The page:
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Gazza Agonistes

The boy could not sit still, could not keep quiet. When told off, he would be contrite, but the itch was plain to see: none of this talk really mattered. And when he took to the field, he played not for the team-plan but for himself, or so it seemed. Sometimes, according to Sexton, he was like a 'chicken with no head', running in all directions, needlessly frantic and aggressive. He hogged the ball, held onto it too long and frequently lost possession in his own half of the field.

But then of course he would do something wonderful - like beat three men, curl a free kick around the wall, split the defence with an outrageously angled pass. At such moments he was indeed a little gem.

Sound familiar? Recent years have seen foreign players vilified for their apparent selfishness - Christiano Ronaldo and, most recently of course, Luis Suárez. It's a legacy handed down from Alf Ramsey's World Cup success and a footballing culture that has always prized dependable work-rate far and above erratic flair.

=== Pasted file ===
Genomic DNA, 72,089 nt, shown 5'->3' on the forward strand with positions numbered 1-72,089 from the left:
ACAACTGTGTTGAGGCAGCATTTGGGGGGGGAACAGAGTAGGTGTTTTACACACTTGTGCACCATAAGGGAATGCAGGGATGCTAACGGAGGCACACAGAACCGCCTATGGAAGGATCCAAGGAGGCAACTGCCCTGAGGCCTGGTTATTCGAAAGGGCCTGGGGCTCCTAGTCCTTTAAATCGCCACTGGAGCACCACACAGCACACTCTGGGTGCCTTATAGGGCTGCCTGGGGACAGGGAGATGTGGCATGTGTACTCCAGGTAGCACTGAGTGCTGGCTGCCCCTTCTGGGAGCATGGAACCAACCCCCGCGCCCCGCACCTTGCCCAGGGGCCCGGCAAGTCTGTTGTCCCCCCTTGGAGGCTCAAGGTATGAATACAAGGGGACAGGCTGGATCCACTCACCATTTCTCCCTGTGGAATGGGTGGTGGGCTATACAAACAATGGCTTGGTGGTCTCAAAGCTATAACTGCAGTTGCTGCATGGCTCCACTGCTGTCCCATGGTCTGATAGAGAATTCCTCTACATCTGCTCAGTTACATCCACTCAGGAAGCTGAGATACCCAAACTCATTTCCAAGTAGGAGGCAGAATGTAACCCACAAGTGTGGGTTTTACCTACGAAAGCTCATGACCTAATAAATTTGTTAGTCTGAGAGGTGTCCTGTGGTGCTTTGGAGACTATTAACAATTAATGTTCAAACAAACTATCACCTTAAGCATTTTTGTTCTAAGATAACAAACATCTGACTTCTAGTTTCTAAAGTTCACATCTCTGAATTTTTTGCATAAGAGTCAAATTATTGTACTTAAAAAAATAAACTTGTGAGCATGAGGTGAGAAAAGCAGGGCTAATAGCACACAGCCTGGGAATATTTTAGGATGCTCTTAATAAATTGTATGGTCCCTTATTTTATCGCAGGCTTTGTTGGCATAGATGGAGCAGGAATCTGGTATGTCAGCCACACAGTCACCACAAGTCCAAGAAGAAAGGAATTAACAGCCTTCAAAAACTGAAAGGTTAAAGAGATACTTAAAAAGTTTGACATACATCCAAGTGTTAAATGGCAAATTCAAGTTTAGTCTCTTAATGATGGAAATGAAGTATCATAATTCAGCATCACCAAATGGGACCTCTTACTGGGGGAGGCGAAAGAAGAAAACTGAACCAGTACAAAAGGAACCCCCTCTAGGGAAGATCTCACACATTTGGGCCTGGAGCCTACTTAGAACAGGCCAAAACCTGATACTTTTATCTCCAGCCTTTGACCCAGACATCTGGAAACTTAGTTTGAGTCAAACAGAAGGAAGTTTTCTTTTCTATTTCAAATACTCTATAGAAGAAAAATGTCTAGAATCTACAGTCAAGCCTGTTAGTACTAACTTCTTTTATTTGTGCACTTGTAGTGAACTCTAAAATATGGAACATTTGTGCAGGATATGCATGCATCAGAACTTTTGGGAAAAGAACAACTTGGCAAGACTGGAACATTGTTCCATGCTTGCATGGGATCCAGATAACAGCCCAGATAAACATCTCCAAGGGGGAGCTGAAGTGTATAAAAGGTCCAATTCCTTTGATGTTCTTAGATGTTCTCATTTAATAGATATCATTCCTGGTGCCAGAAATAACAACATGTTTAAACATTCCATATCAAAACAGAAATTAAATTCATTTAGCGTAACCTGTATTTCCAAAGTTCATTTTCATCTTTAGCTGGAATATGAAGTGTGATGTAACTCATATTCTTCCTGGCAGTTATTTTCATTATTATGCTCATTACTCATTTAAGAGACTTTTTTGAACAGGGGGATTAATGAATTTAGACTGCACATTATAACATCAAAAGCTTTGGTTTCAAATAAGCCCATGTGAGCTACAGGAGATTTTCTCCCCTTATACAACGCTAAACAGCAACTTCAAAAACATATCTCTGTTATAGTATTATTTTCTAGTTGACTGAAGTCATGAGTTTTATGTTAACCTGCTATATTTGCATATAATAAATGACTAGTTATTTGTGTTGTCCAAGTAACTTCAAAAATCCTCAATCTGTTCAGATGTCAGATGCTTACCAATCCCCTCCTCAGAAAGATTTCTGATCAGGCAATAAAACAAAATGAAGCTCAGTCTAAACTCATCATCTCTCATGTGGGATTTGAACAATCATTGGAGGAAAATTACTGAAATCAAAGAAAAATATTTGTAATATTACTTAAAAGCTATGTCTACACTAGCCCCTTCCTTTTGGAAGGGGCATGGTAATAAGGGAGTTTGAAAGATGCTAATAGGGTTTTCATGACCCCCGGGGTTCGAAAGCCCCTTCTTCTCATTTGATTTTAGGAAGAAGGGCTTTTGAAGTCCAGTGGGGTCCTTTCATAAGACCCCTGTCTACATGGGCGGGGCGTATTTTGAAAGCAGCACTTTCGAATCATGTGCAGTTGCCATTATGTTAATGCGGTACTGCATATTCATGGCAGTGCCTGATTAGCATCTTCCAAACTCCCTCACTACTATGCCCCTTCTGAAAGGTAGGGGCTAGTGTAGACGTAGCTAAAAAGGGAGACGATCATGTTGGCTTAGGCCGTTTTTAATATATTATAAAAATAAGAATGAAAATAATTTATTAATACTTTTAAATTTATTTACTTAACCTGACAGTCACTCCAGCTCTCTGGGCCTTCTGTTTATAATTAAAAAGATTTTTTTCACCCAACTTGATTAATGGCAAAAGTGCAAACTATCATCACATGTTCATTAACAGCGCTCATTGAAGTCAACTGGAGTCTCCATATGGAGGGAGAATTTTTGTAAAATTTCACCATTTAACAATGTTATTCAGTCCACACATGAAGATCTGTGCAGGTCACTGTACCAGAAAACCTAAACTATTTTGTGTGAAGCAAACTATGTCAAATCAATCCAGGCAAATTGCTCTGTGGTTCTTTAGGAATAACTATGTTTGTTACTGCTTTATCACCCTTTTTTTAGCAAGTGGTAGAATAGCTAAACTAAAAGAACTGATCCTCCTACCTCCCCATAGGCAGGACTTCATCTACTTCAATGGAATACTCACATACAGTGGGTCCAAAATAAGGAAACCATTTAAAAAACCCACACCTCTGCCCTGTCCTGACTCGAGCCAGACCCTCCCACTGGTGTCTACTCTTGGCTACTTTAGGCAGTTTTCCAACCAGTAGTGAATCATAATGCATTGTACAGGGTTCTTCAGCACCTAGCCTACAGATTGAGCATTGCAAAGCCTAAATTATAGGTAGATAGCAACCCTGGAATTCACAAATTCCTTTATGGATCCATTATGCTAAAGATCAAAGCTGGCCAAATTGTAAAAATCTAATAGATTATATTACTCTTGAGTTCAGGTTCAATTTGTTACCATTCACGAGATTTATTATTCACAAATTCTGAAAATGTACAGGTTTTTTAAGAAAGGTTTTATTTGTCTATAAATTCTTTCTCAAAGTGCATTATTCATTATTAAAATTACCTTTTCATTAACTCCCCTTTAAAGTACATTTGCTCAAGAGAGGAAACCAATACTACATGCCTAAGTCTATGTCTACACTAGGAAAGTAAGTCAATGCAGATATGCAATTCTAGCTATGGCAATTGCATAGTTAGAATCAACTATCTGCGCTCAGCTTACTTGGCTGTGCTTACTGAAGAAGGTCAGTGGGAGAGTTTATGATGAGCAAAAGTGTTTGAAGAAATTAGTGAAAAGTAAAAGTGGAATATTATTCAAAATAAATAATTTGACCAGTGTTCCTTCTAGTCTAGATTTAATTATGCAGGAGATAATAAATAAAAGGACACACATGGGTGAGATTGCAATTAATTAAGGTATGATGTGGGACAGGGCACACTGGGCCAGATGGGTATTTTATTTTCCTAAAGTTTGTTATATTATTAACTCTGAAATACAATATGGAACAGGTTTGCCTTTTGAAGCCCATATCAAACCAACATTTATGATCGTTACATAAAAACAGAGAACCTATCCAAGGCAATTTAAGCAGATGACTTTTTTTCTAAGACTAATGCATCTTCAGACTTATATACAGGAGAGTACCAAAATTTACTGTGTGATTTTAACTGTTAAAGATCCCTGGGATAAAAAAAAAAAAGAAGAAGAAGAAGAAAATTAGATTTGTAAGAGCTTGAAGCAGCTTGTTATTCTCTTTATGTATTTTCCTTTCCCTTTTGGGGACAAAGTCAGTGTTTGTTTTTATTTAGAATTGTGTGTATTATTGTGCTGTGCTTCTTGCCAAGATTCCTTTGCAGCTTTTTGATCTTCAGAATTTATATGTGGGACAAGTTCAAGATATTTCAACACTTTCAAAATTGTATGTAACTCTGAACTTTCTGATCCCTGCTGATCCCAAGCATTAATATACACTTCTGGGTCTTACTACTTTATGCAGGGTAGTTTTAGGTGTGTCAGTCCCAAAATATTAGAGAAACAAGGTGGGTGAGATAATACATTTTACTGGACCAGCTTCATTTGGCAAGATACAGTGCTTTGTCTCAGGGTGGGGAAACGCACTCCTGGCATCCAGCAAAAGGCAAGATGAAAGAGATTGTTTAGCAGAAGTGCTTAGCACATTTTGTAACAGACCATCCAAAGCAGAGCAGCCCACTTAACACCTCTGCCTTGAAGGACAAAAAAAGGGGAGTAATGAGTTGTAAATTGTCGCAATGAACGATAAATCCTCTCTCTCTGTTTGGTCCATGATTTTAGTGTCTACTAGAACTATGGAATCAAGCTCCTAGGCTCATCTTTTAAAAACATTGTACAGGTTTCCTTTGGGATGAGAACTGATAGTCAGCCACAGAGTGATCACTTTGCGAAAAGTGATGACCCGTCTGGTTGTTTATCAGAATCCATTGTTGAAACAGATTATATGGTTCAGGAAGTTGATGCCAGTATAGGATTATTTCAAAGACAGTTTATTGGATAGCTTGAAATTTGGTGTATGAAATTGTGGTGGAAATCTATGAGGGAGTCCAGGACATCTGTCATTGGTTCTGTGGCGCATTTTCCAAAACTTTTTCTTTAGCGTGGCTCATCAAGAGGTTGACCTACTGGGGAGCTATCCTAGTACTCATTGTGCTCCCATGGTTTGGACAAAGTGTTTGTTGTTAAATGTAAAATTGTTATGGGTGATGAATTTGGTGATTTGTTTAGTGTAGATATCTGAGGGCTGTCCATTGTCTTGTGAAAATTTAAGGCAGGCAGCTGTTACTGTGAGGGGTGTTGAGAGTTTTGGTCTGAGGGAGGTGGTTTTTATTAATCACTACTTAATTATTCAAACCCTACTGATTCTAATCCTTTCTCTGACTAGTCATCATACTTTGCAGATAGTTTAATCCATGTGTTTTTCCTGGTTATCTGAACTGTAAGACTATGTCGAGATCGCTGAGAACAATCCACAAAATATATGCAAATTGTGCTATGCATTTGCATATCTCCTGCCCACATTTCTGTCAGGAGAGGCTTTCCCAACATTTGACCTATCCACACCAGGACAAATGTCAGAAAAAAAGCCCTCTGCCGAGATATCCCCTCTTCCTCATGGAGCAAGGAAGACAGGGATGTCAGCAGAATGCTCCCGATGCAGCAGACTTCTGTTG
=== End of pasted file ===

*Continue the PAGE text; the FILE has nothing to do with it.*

But Ian Hamilton is writing about Paul Gascoigne here, and we maybe forget how many improbably talented home-grown players have suffered, as much at the hands of their own recklessness, with flying too close to the burning glare of English footy's peculiarly resolute (and resolutely peculiar) attitudes.

So long as it goes on, we will never win another World Cup, or the Euros.